(All Album Reviews by Burgess Penguin)
One of the most unique and sadly underrated items in Jean Luc Ponty's recorded output.
Under the auspices of one Frank Zappa (who wrote everything on here except "How Would You Like To Have a Head Like That?"), Ponty reinterpreted Zappa's material with great warmth, wit and understanding while genuinely making these pieces his own. "King Kong" gets things off to a rip-roaring start with violin and vibes spinning off the twisted pentatonic melody into a wonderful little maelstrom of free jazz and somehow managing to land back on the head with great ease (or so it appears). "The Idiot Bastard Son" improves greatly on the original with an amazing starkness and even without the lyrics, Ponty conveys the snide humor of Zappa's song more than convincingly. "Twenty Small Cigars" is a great little ballad with lots of snaky melodic twists and an alluring late night chord progression. "How Would You Like To Have A Head Like That?" is the one Ponty original, and it goes into full-tilt blues/rock mode with none other than FZ strapping on a guitar and unleashing one seriously garlic-laden blues solo.
Things take a turn for the far more serious with "Music for Violin and Low Budget Orchestra" (named because the recording budget did not allow for a full orchestra as FZ originally envisioned the piece), here Ponty navigates some notoriously difficult passages with all kinds of mayhem taking place, some of which could make one thing of Henry Cow and Stravinsky in a heated argument, and of course it's still peppered with some humorous little nuggets like a quote from Zappa's "Duke of Prunes".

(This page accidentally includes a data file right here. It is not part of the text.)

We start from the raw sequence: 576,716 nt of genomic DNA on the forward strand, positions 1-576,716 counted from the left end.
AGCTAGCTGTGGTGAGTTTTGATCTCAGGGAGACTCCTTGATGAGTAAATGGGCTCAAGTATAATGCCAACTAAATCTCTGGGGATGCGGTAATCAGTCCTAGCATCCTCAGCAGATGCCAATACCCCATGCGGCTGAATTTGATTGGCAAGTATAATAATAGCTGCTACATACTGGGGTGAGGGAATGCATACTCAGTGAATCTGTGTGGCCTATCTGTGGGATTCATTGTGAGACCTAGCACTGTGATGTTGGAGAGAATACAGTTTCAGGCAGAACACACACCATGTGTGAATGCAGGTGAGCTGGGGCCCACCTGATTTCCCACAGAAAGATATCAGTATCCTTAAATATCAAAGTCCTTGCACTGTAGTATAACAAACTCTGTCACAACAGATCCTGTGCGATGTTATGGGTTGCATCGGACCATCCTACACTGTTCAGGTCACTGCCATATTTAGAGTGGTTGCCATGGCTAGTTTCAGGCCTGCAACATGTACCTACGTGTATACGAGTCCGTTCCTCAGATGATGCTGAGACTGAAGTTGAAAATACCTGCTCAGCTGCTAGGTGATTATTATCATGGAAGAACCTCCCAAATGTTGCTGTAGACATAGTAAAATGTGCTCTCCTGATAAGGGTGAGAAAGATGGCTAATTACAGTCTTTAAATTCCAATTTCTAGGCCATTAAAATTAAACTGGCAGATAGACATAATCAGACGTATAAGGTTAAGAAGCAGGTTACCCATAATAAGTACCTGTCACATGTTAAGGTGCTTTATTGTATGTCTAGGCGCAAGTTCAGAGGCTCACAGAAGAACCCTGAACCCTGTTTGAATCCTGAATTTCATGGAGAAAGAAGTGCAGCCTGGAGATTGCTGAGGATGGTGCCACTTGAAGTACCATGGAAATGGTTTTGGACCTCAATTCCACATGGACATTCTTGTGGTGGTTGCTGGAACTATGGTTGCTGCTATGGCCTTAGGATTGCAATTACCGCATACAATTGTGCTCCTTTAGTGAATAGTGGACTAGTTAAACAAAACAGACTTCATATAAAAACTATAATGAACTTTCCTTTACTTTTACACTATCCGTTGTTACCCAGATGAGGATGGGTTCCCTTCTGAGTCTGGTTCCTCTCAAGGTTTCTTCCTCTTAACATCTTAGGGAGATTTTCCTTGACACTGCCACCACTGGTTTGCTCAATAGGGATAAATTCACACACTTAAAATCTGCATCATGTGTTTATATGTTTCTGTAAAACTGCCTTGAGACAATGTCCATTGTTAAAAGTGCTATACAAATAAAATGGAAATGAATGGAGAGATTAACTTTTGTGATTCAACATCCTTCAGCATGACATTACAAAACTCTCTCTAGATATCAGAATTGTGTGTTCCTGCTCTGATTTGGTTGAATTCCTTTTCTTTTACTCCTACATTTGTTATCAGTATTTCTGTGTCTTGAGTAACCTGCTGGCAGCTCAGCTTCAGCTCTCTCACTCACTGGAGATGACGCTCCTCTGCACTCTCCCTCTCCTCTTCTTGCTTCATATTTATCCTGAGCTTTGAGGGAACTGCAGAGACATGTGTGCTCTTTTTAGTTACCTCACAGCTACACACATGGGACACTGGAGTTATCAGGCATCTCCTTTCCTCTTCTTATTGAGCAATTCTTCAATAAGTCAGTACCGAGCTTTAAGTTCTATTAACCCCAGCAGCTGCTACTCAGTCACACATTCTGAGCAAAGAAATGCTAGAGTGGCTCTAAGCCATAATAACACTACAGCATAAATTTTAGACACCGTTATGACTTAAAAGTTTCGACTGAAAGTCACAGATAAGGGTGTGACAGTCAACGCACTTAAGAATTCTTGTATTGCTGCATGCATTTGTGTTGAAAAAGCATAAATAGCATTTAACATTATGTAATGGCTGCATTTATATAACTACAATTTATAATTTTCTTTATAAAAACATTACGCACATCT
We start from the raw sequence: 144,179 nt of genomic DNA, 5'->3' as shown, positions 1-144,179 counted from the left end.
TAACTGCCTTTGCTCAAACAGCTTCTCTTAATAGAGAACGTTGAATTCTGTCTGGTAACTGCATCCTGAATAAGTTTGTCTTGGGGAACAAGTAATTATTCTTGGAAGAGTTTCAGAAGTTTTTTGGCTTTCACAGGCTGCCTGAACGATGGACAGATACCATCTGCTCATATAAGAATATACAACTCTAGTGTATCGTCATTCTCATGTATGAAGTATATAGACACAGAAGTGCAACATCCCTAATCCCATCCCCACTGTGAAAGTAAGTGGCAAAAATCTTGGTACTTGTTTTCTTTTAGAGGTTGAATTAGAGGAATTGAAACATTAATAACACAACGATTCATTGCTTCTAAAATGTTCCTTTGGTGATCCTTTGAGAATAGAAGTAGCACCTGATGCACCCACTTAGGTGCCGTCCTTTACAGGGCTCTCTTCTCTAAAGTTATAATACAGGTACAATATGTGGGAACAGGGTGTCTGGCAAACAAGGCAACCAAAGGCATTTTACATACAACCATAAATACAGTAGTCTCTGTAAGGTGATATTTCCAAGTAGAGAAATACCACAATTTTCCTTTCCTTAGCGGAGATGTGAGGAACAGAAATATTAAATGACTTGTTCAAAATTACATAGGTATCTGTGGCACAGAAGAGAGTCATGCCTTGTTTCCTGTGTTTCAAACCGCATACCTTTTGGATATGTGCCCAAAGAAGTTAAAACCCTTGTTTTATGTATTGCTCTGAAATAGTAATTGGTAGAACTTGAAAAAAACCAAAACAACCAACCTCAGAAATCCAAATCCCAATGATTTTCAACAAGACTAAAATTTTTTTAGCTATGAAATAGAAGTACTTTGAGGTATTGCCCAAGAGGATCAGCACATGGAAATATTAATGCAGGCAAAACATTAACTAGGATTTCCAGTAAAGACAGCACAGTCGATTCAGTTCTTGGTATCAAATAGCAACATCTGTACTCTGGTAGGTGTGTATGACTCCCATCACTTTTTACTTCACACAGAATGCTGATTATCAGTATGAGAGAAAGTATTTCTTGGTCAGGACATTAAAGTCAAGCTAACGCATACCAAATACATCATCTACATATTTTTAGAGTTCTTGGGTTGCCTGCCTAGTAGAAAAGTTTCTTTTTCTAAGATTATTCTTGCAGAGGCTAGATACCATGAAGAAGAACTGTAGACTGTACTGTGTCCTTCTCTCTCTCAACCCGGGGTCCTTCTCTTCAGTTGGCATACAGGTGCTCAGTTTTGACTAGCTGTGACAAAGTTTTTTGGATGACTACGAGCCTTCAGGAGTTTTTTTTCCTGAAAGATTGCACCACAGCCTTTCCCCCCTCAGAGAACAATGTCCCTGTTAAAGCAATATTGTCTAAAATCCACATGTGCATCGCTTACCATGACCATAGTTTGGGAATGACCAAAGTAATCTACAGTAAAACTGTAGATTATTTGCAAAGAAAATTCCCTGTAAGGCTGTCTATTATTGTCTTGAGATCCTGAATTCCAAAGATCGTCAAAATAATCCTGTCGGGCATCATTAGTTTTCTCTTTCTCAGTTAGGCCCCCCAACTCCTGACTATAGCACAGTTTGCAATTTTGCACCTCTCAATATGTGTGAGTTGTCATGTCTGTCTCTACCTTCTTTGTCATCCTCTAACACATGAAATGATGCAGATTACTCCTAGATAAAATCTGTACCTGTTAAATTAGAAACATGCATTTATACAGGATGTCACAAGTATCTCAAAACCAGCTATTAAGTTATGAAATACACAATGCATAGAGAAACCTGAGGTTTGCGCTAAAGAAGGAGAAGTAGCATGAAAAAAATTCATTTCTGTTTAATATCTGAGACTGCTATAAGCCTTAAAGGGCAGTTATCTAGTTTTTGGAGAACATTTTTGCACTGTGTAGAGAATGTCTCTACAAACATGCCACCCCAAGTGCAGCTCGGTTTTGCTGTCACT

And finally, things wrap up with a HILARIOUSLY drunken sounding rendition of "America Drinks and Goes Home". It sounds like they were having a blast knocking this one out.
All told, Ponty really sinks his teeth into these pieces for everything its worth and comes up with more than a few musical gems, and good 'ol FZ is to be given lots of props for bringing JLP into the spotlight more with American audiences. Highly recommended.